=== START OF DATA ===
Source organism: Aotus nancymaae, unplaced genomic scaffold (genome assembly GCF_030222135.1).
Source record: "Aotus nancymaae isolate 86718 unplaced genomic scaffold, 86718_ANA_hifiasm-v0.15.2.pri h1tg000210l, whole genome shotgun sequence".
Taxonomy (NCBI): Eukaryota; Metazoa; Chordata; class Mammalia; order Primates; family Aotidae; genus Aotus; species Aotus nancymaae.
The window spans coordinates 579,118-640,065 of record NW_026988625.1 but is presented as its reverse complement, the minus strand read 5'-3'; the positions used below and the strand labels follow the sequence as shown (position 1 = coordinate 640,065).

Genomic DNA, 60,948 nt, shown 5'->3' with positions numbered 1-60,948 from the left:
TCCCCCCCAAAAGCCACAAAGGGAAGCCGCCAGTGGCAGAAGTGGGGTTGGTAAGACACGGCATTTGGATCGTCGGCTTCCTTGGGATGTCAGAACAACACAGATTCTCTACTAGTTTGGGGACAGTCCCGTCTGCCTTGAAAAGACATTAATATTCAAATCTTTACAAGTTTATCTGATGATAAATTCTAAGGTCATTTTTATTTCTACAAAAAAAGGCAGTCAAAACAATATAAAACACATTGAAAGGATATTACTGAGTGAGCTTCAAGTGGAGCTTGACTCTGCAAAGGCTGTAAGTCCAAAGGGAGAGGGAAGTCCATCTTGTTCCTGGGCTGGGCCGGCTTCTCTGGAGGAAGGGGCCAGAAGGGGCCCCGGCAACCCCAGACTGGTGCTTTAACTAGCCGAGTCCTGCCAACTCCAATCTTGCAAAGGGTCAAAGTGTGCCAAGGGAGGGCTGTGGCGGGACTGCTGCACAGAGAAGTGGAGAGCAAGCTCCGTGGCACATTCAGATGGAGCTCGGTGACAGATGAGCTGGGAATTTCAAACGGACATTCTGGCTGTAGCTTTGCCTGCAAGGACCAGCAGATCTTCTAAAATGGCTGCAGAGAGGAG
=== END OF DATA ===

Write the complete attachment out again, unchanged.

Source organism: Aotus nancymaae, unplaced genomic scaffold (genome assembly GCF_030222135.1).
Source record: "Aotus nancymaae isolate 86718 unplaced genomic scaffold, 86718_ANA_hifiasm-v0.15.2.pri h1tg000210l, whole genome shotgun sequence".
Taxonomy (NCBI): Eukaryota; Metazoa; Chordata; class Mammalia; order Primates; family Aotidae; genus Aotus; species Aotus nancymaae.
The window spans coordinates 579,118-640,065 of record NW_026988625.1 but is presented as its reverse complement, the minus strand read 5'-3'; the positions used below and the strand labels follow the sequence as shown (position 1 = coordinate 640,065).

Genomic DNA, 60,948 nt, shown 5'->3' with positions numbered 1-60,948 from the left:
TCCCCCCCAAAAGCCACAAAGGGAAGCCGCCAGTGGCAGAAGTGGGGTTGGTAAGACACGGCATTTGGATCGTCGGCTTCCTTGGGATGTCAGAACAACACAGATTCTCTACTAGTTTGGGGACAGTCCCGTCTGCCTTGAAAAGACATTAATATTCAAATCTTTACAAGTTTATCTGATGATAAATTCTAAGGTCATTTTTATTTCTACAAAAAAAGGCAGTCAAAACAATATAAAACACATTGAAAGGATATTACTGAGTGAGCTTCAAGTGGAGCTTGACTCTGCAAAGGCTGTAAGTCCAAAGGGAGAGGGAAGTCCATCTTGTTCCTGGGCTGGGCCGGCTTCTCTGGAGGAAGGGGCCAGAAGGGGCCCCGGCAACCCCAGACTGGTGCTTTAACTAGCCGAGTCCTGCCAACTCCAATCTTGCAAAGGGTCAAAGTGTGCCAAGGGAGGGCTGTGGCGGGACTGCTGCACAGAGAAGTGGAGAGCAAGCTCCGTGGCACATTCAGATGGAGCTCGGTGACAGATGAGCTGGGAATTTCAAACGGACATTCTGGCTGTAGCTTTGCCTGCAAGGACCAGCAGATCTTCTAAAATGGCTGCAGAGAGGAG